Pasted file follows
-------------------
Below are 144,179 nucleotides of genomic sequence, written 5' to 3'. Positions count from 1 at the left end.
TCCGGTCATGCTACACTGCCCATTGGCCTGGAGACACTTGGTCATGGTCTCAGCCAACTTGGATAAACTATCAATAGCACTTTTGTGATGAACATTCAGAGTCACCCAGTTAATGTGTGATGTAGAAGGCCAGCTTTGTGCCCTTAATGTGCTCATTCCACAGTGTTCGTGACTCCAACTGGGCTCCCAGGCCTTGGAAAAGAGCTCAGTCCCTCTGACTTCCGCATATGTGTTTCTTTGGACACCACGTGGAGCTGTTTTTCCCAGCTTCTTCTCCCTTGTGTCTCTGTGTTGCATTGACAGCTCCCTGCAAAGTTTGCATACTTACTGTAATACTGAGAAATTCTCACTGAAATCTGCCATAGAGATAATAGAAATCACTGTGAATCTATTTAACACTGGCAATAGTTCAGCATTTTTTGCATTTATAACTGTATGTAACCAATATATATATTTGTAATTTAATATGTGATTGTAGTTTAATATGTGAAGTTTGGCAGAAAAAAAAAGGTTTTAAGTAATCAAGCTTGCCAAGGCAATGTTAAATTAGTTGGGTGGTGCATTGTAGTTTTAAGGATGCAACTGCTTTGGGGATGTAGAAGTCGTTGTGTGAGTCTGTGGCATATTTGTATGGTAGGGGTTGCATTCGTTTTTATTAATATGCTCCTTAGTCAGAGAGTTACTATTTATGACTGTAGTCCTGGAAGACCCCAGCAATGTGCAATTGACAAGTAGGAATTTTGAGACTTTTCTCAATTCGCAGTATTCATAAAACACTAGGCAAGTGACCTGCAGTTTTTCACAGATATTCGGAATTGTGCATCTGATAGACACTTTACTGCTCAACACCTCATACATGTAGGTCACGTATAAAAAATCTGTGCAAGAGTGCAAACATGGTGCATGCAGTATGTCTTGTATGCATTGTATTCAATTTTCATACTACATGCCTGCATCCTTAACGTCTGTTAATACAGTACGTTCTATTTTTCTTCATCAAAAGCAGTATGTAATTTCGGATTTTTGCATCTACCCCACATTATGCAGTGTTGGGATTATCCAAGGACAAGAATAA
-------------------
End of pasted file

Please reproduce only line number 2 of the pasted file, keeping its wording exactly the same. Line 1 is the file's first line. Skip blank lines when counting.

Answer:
TCCGGTCATGCTACACTGCCCATTGGCCTGGAGACACTTGGTCATGGTCTCAGCCAACTTGGATAAACTATCAATAGCACTTTTGTGATGAACATTCAGAGTCACCCAGTTAATGTGTGATGTAGAAGGCCAGCTTTGTGCCCTTAATGTGCTCATTCCACAGTGTTCGTGACTCCAACTGGGCTCCCAGGCCTTGGAAAAGAGCTCAGTCCCTCTGACTTCCGCATATGTGTTTCTTTGGACACCACGTGGAGCTGTTTTTCCCAGCTTCTTCTCCCTTGTGTCTCTGTGTTGCATTGACAGCTCCCTGCAAAGTTTGCATACTTACTGTAATACTGAGAAATTCTCACTGAAATCTGCCATAGAGATAATAGAAATCACTGTGAATCTATTTAACACTGGCAATAGTTCAGCATTTTTTGCATTTATAACTGTATGTAACCAATATATATATTTGTAATTTAATATGTGATTGTAGTTTAATATGTGAAGTTTGGCAGAAAAAAAAAGGTTTTAAGTAATCAAGCTTGCCAAGGCAATGTTAAATTAGTTGGGTGGTGCATTGTAGTTTTAAGGATGCAACTGCTTTGGGGATGTAGAAGTCGTTGTGTGAGTCTGTGGCATATTTGTATGGTAGGGGTTGCATTCGTTTTTATTAATATGCTCCTTAGTCAGAGAGTTACTATTTATGACTGTAGTCCTGGAAGACCCCAGCAATGTGCAATTGACAAGTAGGAATTTTGAGACTTTTCTCAATTCGCAGTATTCATAAAACACTAGGCAAGTGACCTGCAGTTTTTCACAGATATTCGGAATTGTGCATCTGATAGACACTTTACTGCTCAACACCTCATACATGTAGGTCACGTATAAAAAATCTGTGCAAGAGTGCAAACATGGTGCATGCAGTATGTCTTGTATGCATTGTATTCAATTTTCATACTACATGCCTGCATCCTTAACGTCTGTTAATACAGTACGTTCTATTTTTCTTCATCAAAAGCAGTATGTAATTTCGGATTTTTGCATCTACCCCACATTATGCAGTGTTGGGATTATCCAAGGACAAGAATAA